A vape pen (known as e-cigarette) had unexpectedly blown up in the face of 17-year-old Nevada boy, causing carnage to his jaw needing multiple surgeries to repair the damage, as per the report in the latest New England Journal of Medicine.
The 2018 incident cites a lesser-known danger of e-cigarettes, the devices can unexpectedly blow up, causing severe burns and massive facial damage.
“He was [using] this vape pen, and it blew up in his face while he was [using] it,” said one of the surgeons, who treated him, Dr. Katie Russell who works as a pediatric surgeon at the University of Utah in Salt Lake City.
The e-cigarette blast was so strong that it broke bones and blow out teeth.
“He broke his lower jaw, which takes a large amount of force,” Russell added.
Doctors had to insert a 2-inch plate on his lower jaw so as to stabilize the fracture.
“His jaw was wired shut for about six weeks,” she added. “He could only eat soft food for six weeks, until it healed, and then he had to come back and have another operation to get those wires removed.”
Despite the fact that the boy has completely recovered from his injuries, he still feels discomfort inside his mouth as three or four teeth were found to be missing, because he has lacked the insurance coverage to afford to have them restored, Russell added in a statement.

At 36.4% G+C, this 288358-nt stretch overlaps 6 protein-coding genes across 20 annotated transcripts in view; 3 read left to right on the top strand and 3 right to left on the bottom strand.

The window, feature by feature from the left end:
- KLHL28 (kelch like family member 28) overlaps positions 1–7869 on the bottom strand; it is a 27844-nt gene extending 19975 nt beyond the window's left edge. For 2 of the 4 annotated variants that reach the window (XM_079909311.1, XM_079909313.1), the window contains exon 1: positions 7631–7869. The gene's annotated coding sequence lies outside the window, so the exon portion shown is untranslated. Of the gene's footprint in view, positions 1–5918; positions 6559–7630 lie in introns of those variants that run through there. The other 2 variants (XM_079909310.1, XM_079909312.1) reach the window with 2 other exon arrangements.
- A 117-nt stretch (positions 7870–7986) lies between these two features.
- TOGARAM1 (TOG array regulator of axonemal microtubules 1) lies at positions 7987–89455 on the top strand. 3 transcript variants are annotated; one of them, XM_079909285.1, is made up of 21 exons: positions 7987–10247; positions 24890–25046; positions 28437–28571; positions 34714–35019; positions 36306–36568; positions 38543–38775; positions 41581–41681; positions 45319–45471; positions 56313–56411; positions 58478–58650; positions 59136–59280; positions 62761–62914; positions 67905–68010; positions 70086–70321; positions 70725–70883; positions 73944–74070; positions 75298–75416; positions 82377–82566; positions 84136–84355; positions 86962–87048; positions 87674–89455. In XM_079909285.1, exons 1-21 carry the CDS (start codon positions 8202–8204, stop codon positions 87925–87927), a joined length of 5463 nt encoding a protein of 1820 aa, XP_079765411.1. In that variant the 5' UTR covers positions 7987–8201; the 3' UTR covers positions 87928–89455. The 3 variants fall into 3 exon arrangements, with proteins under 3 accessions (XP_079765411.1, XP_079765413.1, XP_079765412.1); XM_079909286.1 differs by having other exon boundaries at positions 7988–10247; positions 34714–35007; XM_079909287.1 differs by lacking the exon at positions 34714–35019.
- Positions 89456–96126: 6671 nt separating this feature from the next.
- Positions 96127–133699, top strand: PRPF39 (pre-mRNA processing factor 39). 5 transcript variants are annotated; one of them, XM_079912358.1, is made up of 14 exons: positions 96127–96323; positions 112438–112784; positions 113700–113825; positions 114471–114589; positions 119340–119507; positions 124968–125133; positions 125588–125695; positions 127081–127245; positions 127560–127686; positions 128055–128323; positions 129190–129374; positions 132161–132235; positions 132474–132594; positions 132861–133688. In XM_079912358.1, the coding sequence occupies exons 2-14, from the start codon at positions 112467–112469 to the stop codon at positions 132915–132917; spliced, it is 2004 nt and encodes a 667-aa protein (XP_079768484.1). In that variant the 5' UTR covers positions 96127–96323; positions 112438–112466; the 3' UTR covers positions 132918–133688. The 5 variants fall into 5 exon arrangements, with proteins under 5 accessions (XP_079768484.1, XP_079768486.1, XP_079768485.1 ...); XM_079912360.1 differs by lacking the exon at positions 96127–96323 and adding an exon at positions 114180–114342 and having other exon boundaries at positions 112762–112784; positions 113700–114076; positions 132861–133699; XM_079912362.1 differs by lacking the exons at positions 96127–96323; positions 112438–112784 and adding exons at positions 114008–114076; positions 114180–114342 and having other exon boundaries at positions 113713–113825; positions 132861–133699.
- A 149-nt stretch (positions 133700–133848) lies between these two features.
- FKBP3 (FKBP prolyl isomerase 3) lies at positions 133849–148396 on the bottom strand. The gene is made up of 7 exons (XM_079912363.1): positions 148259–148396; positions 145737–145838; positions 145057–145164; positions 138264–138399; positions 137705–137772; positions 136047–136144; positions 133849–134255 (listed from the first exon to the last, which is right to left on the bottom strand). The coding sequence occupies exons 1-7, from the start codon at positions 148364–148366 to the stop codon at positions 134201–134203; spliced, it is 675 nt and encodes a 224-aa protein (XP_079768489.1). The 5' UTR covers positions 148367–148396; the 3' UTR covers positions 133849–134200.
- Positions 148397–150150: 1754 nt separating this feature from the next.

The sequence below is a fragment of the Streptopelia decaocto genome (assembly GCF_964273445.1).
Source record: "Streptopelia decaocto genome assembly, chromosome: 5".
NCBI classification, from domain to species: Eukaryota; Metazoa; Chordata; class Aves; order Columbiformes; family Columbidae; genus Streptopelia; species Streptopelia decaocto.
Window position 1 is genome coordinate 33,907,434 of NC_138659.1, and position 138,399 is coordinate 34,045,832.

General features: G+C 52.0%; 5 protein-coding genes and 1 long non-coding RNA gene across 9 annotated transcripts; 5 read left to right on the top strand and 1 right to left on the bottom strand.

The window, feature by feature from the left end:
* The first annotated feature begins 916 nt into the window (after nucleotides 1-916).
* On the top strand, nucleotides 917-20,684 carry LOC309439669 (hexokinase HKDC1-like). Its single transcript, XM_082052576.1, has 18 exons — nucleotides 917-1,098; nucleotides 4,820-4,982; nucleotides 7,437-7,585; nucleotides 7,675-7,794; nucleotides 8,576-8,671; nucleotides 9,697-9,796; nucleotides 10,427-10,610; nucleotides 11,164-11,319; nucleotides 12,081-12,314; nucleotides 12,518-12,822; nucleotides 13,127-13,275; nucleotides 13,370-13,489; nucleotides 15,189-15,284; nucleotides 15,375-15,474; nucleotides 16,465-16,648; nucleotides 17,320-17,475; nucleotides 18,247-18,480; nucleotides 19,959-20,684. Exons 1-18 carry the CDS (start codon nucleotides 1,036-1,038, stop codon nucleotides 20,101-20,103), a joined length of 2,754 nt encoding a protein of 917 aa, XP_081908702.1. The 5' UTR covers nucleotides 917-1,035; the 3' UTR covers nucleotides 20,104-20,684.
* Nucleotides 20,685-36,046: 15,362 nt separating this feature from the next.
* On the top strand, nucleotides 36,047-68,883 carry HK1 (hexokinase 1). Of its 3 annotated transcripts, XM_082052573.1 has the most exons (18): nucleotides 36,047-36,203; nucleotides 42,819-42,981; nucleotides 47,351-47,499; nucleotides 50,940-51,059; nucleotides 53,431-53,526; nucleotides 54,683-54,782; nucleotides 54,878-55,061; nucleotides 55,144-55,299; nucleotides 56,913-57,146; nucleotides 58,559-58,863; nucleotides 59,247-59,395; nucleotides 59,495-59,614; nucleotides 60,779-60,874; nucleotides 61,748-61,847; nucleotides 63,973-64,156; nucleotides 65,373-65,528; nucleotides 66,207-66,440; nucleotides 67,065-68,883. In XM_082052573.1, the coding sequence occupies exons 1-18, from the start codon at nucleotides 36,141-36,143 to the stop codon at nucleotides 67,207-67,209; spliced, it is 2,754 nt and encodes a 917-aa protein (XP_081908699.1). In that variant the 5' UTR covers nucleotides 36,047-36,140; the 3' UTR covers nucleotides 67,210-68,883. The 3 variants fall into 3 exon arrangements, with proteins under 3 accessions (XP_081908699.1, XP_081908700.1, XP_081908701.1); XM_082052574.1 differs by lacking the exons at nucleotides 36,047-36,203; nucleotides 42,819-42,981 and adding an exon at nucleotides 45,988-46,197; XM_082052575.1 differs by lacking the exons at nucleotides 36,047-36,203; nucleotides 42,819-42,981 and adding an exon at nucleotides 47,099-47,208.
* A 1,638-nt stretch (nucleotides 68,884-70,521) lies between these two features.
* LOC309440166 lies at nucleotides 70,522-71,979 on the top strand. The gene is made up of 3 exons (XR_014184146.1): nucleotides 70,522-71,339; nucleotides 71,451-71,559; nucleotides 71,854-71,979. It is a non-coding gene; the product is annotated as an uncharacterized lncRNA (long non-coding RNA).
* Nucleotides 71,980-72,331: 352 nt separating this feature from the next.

“He’s still missing all those teeth, but he’s hoping to get them fixed this summer,” she added.
Between the 2009 and 2016 period, there were 195 documented events of explosion and fire involving electronic cigarettes, as per the U.S. Fire Administration (USFA).
The incidents led to 133 injuries where 38 of the cases were severe enough to warrant hospitalization, the USFA adds.
In October 2016, doctors at the University of Washington Medical Center in Seattle had reported that treating 15 patients with injuries from e-cigarette explosions over a nine-month span, as per the letter they published in the New England Journal of Medicine.
People who suffered from injuries included flame burns, chemical burns and blast injuries to their face, hands, thighs or groin, the Seattle doctors added in a statement.
Dr. Hamad Husainy who works as a staff physician with Helen Keller Hospital in Florence, Ala., said, “It’s not so rare that we’re considering this a freak event that happens. This is a potential problem, and as these things become more and more popular, it’s probably going to become more prevalent.”